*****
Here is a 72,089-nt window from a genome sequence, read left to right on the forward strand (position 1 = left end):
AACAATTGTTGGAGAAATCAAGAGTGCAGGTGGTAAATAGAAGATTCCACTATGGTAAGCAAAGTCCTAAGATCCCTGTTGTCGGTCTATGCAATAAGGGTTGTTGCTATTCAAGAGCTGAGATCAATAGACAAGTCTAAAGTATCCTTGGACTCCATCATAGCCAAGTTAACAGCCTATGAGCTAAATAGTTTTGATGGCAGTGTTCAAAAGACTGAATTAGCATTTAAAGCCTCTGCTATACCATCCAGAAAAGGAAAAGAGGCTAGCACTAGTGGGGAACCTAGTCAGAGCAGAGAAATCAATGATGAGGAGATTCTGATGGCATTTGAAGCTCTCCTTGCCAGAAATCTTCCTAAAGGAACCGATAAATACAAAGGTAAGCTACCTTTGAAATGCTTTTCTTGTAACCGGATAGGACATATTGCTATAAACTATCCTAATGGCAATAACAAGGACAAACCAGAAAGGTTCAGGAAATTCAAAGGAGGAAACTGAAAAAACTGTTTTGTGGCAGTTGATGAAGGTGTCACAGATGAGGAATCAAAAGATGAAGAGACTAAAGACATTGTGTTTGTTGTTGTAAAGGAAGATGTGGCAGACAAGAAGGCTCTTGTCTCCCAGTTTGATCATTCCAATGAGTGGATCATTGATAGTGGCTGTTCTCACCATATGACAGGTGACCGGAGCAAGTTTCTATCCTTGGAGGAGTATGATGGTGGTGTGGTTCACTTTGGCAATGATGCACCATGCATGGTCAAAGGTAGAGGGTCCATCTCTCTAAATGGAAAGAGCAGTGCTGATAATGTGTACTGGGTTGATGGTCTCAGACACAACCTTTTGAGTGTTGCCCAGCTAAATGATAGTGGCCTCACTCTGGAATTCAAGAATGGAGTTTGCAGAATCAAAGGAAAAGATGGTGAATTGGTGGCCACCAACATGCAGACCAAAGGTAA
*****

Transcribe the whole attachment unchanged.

Here is a 72,089-nt window from a genome sequence, read left to right on the forward strand (position 1 = left end):
AACAATTGTTGGAGAAATCAAGAGTGCAGGTGGTAAATAGAAGATTCCACTATGGTAAGCAAAGTCCTAAGATCCCTGTTGTCGGTCTATGCAATAAGGGTTGTTGCTATTCAAGAGCTGAGATCAATAGACAAGTCTAAAGTATCCTTGGACTCCATCATAGCCAAGTTAACAGCCTATGAGCTAAATAGTTTTGATGGCAGTGTTCAAAAGACTGAATTAGCATTTAAAGCCTCTGCTATACCATCCAGAAAAGGAAAAGAGGCTAGCACTAGTGGGGAACCTAGTCAGAGCAGAGAAATCAATGATGAGGAGATTCTGATGGCATTTGAAGCTCTCCTTGCCAGAAATCTTCCTAAAGGAACCGATAAATACAAAGGTAAGCTACCTTTGAAATGCTTTTCTTGTAACCGGATAGGACATATTGCTATAAACTATCCTAATGGCAATAACAAGGACAAACCAGAAAGGTTCAGGAAATTCAAAGGAGGAAACTGAAAAAACTGTTTTGTGGCAGTTGATGAAGGTGTCACAGATGAGGAATCAAAAGATGAAGAGACTAAAGACATTGTGTTTGTTGTTGTAAAGGAAGATGTGGCAGACAAGAAGGCTCTTGTCTCCCAGTTTGATCATTCCAATGAGTGGATCATTGATAGTGGCTGTTCTCACCATATGACAGGTGACCGGAGCAAGTTTCTATCCTTGGAGGAGTATGATGGTGGTGTGGTTCACTTTGGCAATGATGCACCATGCATGGTCAAAGGTAGAGGGTCCATCTCTCTAAATGGAAAGAGCAGTGCTGATAATGTGTACTGGGTTGATGGTCTCAGACACAACCTTTTGAGTGTTGCCCAGCTAAATGATAGTGGCCTCACTCTGGAATTCAAGAATGGAGTTTGCAGAATCAAAGGAAAAGATGGTGAATTGGTGGCCACCAACATGCAGACCAAAGGTAA